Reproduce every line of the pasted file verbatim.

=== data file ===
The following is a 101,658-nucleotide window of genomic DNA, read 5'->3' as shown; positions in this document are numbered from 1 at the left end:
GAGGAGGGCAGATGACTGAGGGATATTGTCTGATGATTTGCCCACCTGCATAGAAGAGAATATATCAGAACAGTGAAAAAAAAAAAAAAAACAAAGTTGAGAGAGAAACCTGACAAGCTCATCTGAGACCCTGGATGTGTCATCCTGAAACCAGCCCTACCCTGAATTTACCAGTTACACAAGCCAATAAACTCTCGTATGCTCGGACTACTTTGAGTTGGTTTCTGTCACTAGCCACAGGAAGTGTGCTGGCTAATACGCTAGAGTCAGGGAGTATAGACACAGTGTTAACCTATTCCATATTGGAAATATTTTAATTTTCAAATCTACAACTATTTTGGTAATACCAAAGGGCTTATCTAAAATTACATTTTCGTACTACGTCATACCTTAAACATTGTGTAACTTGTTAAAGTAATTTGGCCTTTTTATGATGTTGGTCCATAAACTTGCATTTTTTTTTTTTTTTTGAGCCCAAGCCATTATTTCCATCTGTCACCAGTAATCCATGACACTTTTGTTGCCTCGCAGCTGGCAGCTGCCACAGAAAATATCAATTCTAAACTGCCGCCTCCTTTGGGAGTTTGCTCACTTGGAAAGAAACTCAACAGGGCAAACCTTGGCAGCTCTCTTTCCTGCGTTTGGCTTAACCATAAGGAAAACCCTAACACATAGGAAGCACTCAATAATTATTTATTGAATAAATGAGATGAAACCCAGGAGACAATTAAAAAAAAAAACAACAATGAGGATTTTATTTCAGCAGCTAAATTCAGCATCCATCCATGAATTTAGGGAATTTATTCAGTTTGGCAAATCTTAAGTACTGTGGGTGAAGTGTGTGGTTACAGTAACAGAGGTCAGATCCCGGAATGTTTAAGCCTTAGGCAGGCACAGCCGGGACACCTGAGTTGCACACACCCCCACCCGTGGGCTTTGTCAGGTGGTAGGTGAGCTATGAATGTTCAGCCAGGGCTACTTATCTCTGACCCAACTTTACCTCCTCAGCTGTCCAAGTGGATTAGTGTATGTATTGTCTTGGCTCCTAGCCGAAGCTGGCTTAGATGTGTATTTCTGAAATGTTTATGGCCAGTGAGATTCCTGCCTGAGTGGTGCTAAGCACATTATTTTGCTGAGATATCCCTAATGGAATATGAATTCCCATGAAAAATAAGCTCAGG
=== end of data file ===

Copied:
The following is a 101,658-nucleotide window of genomic DNA, read 5'->3' as shown; positions in this document are numbered from 1 at the left end:
GAGGAGGGCAGATGACTGAGGGATATTGTCTGATGATTTGCCCACCTGCATAGAAGAGAATATATCAGAACAGTGAAAAAAAAAAAAAAAACAAAGTTGAGAGAGAAACCTGACAAGCTCATCTGAGACCCTGGATGTGTCATCCTGAAACCAGCCCTACCCTGAATTTACCAGTTACACAAGCCAATAAACTCTCGTATGCTCGGACTACTTTGAGTTGGTTTCTGTCACTAGCCACAGGAAGTGTGCTGGCTAATACGCTAGAGTCAGGGAGTATAGACACAGTGTTAACCTATTCCATATTGGAAATATTTTAATTTTCAAATCTACAACTATTTTGGTAATACCAAAGGGCTTATCTAAAATTACATTTTCGTACTACGTCATACCTTAAACATTGTGTAACTTGTTAAAGTAATTTGGCCTTTTTATGATGTTGGTCCATAAACTTGCATTTTTTTTTTTTTTTTGAGCCCAAGCCATTATTTCCATCTGTCACCAGTAATCCATGACACTTTTGTTGCCTCGCAGCTGGCAGCTGCCACAGAAAATATCAATTCTAAACTGCCGCCTCCTTTGGGAGTTTGCTCACTTGGAAAGAAACTCAACAGGGCAAACCTTGGCAGCTCTCTTTCCTGCGTTTGGCTTAACCATAAGGAAAACCCTAACACATAGGAAGCACTCAATAATTATTTATTGAATAAATGAGATGAAACCCAGGAGACAATTAAAAAAAAAAACAACAATGAGGATTTTATTTCAGCAGCTAAATTCAGCATCCATCCATGAATTTAGGGAATTTATTCAGTTTGGCAAATCTTAAGTACTGTGGGTGAAGTGTGTGGTTACAGTAACAGAGGTCAGATCCCGGAATGTTTAAGCCTTAGGCAGGCACAGCCGGGACACCTGAGTTGCACACACCCCCACCCGTGGGCTTTGTCAGGTGGTAGGTGAGCTATGAATGTTCAGCCAGGGCTACTTATCTCTGACCCAACTTTACCTCCTCAGCTGTCCAAGTGGATTAGTGTATGTATTGTCTTGGCTCCTAGCCGAAGCTGGCTTAGATGTGTATTTCTGAAATGTTTATGGCCAGTGAGATTCCTGCCTGAGTGGTGCTAAGCACATTATTTTGCTGAGATATCCCTAATGGAATATGAATTCCCATGAAAAATAAGCTCAGG